The Art of Treating the Whole Child.

Growth & Development

“Guiding the growth and development of the face & jaws can create a foundation of health for kids.”

Did you know?

Due to the importance of nasal breathing over mouth breathing, we establish protocols with your child to lay a foundation for proper growth and development.

 

  • 60% of a child’s facial growth is complete by age 4
  • 70% of a child’s facial growth is complete by age 5
  • 90% of a child’s facial growth is complete by age 12

Things that lead to improper growth and development:

  • Mouth Breathing
  • Habits (pacifiers, bottles, thumb sucking)
  • Tongue thrust
  • Oral dysfunction
  • Soft food diets

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Wednesday By Appointment

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Mouth Breathers Risk Improper Facial Growth

Habitual mouth breathing has the potential to change the direction of growth of the face. This can cause the face to become long and narrow which can lead to crooked or crowded teeth, a less pleasing physical appearance and most importantly – A SMALL, NARROW AIRWAY.

 

Unfortunately, when a child mouth breathes he/she gets less oxygenation to the developing brain and tissues through out the body. At the end of the day, the child that mouth breathes is more likely to have sleep apnea as an adult. Mouth breathing not only has effects on the face, but also can cause dental decay and periodontal related issues such as red and inflamed gums or halitosis (bad breath). 

 

Mouth Breathing Should Be a Back-up Plan

The mouth is designed primarily for eating and drinking. Sometimes breathing through the mouth can’t be avoided. But, when mouth breathing becomes habitual, it can create unpleasant symptoms in the short term that hinder healthy growth and development in the long term.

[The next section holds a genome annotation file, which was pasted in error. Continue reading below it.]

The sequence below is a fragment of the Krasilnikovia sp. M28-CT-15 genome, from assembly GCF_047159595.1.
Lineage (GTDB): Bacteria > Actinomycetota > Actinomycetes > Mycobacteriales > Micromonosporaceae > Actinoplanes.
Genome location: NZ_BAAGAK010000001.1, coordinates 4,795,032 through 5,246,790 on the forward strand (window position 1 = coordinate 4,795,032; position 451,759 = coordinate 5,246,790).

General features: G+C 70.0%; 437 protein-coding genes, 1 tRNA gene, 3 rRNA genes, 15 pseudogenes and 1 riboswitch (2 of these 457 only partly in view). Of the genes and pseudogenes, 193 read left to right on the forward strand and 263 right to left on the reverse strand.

The Nose Was Designed for Breathing

The nose is a natural air filter. By optimizing oxygen and carbon dioxide levels, nasal breathing protects the lungs, improves mental awareness and heightens physical energy. When children are breathing through the nose, their mouths are shut. A closed mouth reduces inflammation and helps prevent cavities and swollen gums.

Nasal Breathing and Facial Growth

When a child is a habitual nasal breather, the tongue positions itself in the mouth so that it acts as a natural “expander” of the jaws. We call this proper oral posture. Proper oral posture helps the face develop up and forward. When the jaws grow up and forward in the face, the airway tends to be larger which helps kids breathe more consistently through the nose, ESPECIALLY when they are sleeping.

 

Our favorite ENT says that there is nothing more important for kids than sleep. We agree! Uninterrupted sleep leads to kids performing better in school and sports. Restorative sleep also leads to lower stress levels, longer attention spans and more optimal growth and development. Due to the importance of nasal breathing over mouth breathing, we establish protocols with your child to lay a foundation for proper growth and development.

Because 75% of facial growth has occurred by age 5 or 6, we want to start guiding jaw growth and development as early as age 3.

Midface deficiency and low tongue posture. Tooth grinding and lips apart at rest. Mouth breathing at night.

Progress with the same patient. No more grinding and improved breathing.

Four year old with a thumbsucking habit, vaulted palate and open bite. Posterior crossbite that leads to narrow maxilla.

Progress. No longer thumb sucking and posterior crossbite corrected.

For more information about children who are sleepy, snore, or have been diagnosed with ADHD, please visit The American Academy of Physiological Medicine and Dentistry at www.AAPMD.org.